6 - Silver Linings Playbook by Matthew Quick
This book has the rather dubious honour of being one of the four movie tie-in edition books I own. I do so hate movie tie-in editions, but I came to this book after loving the film and so I didn't actually have that many options. It was basically impossible to lay my hands on the original cover, without going to excessive effort. And I hate effort. As I said, I saw the film before I read the book, and I think I did enjoy the film just a tiny bit more. Maybe because it was fresh and new to me, maybe because it featured the supreme Jennifer Lawrence, who knows? The book is excellent, though. Honestly, if I'd read it first, I'm sure I would prefer it to the film. I know nothing about American football or dancing, I know next to nothing about mental illnesses and grief, and I never considered myself to be particularly interested in any of those subjects. And yet, I loved this book. I even cried over it. There really isn't much else I can say about it beyond that. It was funny and moving and just so damn interesting. I can't wait to read more of Quick's books. Actually, that's not true, I am in fact waiting to read them, because I've got my eye on Forgive Me, Leonard Peacock but it's not available in paperback yet. But you can bet I'll pre-order it just as soon as it is.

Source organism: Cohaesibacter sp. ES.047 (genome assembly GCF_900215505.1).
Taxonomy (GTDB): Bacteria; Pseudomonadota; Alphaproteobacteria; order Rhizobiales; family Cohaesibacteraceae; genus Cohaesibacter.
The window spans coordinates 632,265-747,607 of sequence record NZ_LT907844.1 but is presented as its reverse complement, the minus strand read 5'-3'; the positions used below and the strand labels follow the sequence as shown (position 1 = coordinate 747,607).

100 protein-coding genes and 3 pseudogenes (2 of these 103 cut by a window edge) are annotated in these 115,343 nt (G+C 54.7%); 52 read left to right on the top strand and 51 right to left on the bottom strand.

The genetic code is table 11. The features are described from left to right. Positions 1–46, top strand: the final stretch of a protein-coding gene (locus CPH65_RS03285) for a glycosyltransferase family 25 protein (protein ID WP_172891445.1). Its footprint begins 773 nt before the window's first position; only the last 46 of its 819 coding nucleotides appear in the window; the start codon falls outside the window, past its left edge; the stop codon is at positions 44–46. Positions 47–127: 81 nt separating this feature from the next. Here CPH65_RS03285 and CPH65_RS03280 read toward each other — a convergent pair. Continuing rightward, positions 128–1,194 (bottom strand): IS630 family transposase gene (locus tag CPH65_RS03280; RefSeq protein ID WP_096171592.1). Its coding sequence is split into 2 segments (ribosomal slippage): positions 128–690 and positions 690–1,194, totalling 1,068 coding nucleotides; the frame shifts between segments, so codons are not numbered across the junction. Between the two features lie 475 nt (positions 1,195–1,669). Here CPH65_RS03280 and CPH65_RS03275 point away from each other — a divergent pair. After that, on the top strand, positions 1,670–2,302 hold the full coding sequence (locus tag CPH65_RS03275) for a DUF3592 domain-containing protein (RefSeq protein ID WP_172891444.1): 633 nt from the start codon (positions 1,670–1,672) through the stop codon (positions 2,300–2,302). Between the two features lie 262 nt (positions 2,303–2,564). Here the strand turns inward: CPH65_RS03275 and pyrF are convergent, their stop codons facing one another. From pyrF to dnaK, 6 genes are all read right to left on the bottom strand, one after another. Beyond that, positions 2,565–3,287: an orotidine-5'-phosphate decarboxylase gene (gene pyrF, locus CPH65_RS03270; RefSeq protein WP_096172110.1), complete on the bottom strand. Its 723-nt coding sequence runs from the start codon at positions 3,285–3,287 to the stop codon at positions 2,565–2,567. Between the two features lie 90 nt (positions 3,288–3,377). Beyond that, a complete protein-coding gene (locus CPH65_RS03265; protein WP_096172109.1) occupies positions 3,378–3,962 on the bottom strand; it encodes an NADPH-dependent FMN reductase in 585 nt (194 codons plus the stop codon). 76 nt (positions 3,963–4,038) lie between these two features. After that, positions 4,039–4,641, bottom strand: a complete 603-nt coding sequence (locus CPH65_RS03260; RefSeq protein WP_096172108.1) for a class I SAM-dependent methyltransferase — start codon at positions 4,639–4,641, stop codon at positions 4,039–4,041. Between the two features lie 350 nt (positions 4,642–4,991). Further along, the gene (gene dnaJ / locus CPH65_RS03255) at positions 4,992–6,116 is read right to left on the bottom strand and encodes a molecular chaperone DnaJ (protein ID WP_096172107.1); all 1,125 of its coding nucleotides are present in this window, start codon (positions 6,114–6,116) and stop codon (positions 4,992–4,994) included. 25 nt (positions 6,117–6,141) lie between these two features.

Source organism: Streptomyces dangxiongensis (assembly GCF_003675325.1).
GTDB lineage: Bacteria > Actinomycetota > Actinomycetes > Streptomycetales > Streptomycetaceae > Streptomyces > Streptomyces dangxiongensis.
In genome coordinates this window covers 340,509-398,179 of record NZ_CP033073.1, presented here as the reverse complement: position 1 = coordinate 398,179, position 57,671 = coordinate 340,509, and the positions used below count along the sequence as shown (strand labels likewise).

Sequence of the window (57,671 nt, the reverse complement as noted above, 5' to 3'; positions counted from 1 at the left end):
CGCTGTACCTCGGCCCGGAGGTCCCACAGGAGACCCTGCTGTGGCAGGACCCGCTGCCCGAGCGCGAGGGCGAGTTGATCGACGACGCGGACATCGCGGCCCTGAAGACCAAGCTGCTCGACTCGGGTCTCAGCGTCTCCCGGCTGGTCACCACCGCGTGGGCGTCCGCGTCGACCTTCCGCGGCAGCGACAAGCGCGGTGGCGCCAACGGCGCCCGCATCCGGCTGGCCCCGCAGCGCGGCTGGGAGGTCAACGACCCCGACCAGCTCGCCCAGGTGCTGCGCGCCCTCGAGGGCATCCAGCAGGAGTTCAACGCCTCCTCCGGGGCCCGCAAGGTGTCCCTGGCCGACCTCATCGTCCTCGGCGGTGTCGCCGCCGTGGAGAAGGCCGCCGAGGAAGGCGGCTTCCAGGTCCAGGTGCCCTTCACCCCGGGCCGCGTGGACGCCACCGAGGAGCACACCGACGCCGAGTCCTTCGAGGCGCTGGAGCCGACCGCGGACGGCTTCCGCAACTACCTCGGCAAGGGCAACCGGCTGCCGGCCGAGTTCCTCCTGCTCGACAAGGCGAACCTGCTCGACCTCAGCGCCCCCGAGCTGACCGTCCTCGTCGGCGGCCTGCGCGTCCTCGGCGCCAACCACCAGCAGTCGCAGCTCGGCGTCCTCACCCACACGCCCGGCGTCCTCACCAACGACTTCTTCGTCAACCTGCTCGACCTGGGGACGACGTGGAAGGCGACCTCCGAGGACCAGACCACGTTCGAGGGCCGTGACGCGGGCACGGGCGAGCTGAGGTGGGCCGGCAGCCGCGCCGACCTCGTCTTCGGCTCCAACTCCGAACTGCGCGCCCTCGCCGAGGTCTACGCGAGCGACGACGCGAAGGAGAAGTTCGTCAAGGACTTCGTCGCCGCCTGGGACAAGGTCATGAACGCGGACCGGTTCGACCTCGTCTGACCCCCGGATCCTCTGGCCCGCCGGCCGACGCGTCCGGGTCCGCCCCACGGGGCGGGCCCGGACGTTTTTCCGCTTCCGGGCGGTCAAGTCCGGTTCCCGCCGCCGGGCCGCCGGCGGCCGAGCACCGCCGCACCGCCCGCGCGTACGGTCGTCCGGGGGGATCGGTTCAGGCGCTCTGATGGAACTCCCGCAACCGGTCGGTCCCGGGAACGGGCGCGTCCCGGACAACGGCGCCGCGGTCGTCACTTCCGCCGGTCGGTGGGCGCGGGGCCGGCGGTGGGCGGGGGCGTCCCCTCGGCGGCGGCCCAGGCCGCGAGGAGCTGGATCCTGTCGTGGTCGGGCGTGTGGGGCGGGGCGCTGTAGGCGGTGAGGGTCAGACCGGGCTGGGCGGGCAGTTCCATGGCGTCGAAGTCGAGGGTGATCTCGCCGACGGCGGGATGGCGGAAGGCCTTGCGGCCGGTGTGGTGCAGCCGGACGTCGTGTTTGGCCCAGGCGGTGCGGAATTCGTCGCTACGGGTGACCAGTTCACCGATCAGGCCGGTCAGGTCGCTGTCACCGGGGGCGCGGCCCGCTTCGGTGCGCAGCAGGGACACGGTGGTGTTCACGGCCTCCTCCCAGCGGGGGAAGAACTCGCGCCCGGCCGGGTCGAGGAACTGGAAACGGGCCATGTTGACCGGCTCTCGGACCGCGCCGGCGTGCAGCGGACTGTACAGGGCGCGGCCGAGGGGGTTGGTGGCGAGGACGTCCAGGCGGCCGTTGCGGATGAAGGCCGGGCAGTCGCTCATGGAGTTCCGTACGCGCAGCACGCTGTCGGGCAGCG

5 - Speechless by Hannah Harrington
Ugh. That cover. I hate it. I hate it so, so much. The book contained inside it, however, was brilliant. But that cover really is truly hideous. I genuinely considered not buying it because of that ugly cover, but I'm trying to be a better person about that. It's not going so well. I'm still very judgmental about covers. I'm really glad I gave this one a shot, though. It's another YA contemporary, another foray into the unknown, and I loved it. After spilling a secret that almost gets someone killed, gossip-loving Chelsea decides to keep her mouth shut. Literally. She takes a vow of silence, which makes for an interesting read, particularly as there are few books that I know of where the main character doesn't speak for two hundred plus pages. Of course, she finds ways to communicate with people and learns all sorts of lessons about herself. It all got a bit sappy towards the end, a bit too sappy for me, but I did enjoy it overall. Enough that it earned one of the highest honours I can bestow on a book - a spot on my bookshelf. (Seriously, I need to start getting rid of some books before I can no longer actually get out of the door!)